Honey West only lasted the 1965-66 season on ABC, but it proved that a sexy, sassy, smart woman can be just as good a private detective as the guys from 77 Sunset Strip, Surfside Six, or Bourbon Street Beat.
A spinoff, Honey West began with Anne Francis playing the character on the Burke’s Law episode Who Killed the Jackpot? The episode aired on April 21, 1965 on ABC. Six months later, Francis debuted the character in Honey West.
Aaron Spelling produced both shows. In an episode of the the 1990s Burke’s Law update, Spelling revived the character as a takeoff named Honey Best. Appropriately, Francis played her.
The premise of Honey West is a familiar television story. Honey takes over her father’s detective business after his death.
Skilled in the martial arts, possessive of women’ s intuition, and armed with a variety of gadgets to rival James Bond, Honey paved the way for female sleuths in Charlie’s Angels, Remington Steele, and Moonlighting. Skip and Gloria Fickling created Honey West for novels in the late 1950s.
Also in the private investigator a.k.a. private eye genre was Connie Stevens in Hawaiian Eye. Pert, perky, and adorable with an engaging smile, Stevens played Cricket Blake, an information provider for detectives Tracy Steele and Tom Lopaka of the Hawaiian Eye agency. Anthony Eisley and Robert Conrad played Tracy and Tom respectively.
According to the first episode, Malihini Holiday, Cricket has four jobs. In addition to helping Tracy and Tom, she is a photographer at the Hawaiian Village Hotel, a singer at the hotel’s Shell Bar, and a clerk in an airline ticket office.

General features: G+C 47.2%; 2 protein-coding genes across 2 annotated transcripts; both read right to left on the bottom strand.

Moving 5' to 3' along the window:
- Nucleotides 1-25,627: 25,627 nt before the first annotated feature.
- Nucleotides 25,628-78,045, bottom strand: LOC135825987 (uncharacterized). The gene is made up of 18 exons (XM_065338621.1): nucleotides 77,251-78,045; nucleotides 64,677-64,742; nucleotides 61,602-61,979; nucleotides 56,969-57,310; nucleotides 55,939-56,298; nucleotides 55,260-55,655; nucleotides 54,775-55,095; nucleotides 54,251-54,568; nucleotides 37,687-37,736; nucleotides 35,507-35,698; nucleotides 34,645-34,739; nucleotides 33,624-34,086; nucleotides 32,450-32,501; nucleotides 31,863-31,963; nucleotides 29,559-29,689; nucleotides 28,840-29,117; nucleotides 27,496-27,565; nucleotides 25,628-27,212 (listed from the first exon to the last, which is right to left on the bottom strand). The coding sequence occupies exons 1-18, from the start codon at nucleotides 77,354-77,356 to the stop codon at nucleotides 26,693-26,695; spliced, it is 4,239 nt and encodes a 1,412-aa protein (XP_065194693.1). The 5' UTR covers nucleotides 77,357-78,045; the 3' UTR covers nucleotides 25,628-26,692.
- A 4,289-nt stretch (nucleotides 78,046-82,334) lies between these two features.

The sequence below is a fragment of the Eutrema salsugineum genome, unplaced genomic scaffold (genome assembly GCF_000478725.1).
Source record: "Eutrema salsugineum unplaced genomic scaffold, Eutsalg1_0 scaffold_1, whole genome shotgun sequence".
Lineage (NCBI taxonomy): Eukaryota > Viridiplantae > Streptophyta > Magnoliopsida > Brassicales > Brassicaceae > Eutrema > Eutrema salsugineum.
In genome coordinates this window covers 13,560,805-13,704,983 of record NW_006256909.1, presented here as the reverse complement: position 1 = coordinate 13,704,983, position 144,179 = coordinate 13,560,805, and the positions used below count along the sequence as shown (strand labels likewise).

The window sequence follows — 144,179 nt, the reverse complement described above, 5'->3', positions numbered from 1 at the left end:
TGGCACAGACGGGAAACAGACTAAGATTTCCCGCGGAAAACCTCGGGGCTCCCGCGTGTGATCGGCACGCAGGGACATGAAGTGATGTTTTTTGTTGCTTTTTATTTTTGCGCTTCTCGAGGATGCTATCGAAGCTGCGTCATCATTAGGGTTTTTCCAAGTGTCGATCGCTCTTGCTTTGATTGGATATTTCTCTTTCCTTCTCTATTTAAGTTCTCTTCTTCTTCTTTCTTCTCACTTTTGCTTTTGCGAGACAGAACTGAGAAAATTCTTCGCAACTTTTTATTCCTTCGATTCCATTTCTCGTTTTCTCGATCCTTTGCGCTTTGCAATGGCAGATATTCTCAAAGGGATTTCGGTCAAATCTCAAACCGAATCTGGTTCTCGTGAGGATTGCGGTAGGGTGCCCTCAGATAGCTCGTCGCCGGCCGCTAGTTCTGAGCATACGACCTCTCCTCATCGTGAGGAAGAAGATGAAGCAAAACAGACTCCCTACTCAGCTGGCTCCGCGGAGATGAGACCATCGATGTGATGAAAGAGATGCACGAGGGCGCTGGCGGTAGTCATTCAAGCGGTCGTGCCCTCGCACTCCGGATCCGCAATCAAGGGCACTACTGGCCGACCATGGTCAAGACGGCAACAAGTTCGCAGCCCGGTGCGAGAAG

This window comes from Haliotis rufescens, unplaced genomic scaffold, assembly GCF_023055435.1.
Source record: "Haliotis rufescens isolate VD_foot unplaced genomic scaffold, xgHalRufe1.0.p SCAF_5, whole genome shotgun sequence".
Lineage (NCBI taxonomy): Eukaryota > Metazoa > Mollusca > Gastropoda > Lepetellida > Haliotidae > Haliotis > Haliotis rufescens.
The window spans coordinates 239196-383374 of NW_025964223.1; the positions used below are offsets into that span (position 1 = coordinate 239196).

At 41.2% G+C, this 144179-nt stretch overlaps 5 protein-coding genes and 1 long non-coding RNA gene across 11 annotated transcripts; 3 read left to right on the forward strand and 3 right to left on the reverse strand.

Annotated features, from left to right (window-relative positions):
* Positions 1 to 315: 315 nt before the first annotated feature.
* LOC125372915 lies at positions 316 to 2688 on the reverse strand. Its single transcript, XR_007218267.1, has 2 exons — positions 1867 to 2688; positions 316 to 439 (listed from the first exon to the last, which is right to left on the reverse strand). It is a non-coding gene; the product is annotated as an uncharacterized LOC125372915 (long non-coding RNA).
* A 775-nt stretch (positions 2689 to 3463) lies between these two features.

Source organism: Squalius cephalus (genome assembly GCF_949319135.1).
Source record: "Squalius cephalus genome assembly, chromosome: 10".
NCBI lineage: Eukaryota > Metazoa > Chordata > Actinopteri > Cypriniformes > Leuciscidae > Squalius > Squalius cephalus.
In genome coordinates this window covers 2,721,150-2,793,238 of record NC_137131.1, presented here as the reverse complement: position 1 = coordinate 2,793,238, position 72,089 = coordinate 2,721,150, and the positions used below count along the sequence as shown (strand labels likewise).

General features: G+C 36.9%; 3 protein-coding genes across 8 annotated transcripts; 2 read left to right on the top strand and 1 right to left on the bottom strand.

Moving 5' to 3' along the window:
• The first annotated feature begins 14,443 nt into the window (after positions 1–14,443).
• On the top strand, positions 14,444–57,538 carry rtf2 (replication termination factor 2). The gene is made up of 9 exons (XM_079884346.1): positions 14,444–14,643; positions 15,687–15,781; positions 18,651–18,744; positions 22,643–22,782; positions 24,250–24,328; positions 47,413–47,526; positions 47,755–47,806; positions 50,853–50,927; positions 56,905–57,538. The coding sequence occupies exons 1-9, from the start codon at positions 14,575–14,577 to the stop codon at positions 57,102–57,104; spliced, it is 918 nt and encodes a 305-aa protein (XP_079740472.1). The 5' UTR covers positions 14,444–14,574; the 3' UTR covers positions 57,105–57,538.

Stevens softened the edges of the sometimes rough and tough detective stories with her girl next door charm. Also, the bar setting gave Stevens a chance to show off her singing talents, beginning in Malihini Holiday with a rendition of Let’s Fall in Love. In this song, she refers to a friend who calls falling in love “the ginchiest” — a reference to teen idol Edd Byrnes from 77 Sunset Strip, a sister detective show.
77 Sunset Strip premiered in 1957, two years before Hawaiian Eye‘s debut. The show’s popularity was a result, in no small part, of Byrnes’s portrayal of hip-talking parking attendant Kookie. Kookie’s lingo required a dictionary — You sound me = Tell me. Ginchiest = Best. Dark seven = Bad week. Stevens and Byrnes recorded a companion song for 77 Sunset Strip — Kookie, Kookie, Lend Me Your Comb. The song alluded to Kookie constantly combing his hair.
Warner Brothers produced 77 Sunset Strip and Hawaiian Eye for ABC in the late 1950s and early 1960s along with Surfside Six and Bourbon Street Beat. Crossovers by reference or appearance put the shows in the same fictional universe. Efrem Zimbalist, Jr. played Stu Bailey, a lead character on 77 Sunset Strip. He made a brief cameo at the beginning of the Malihini Holiday episode to establish the continuity.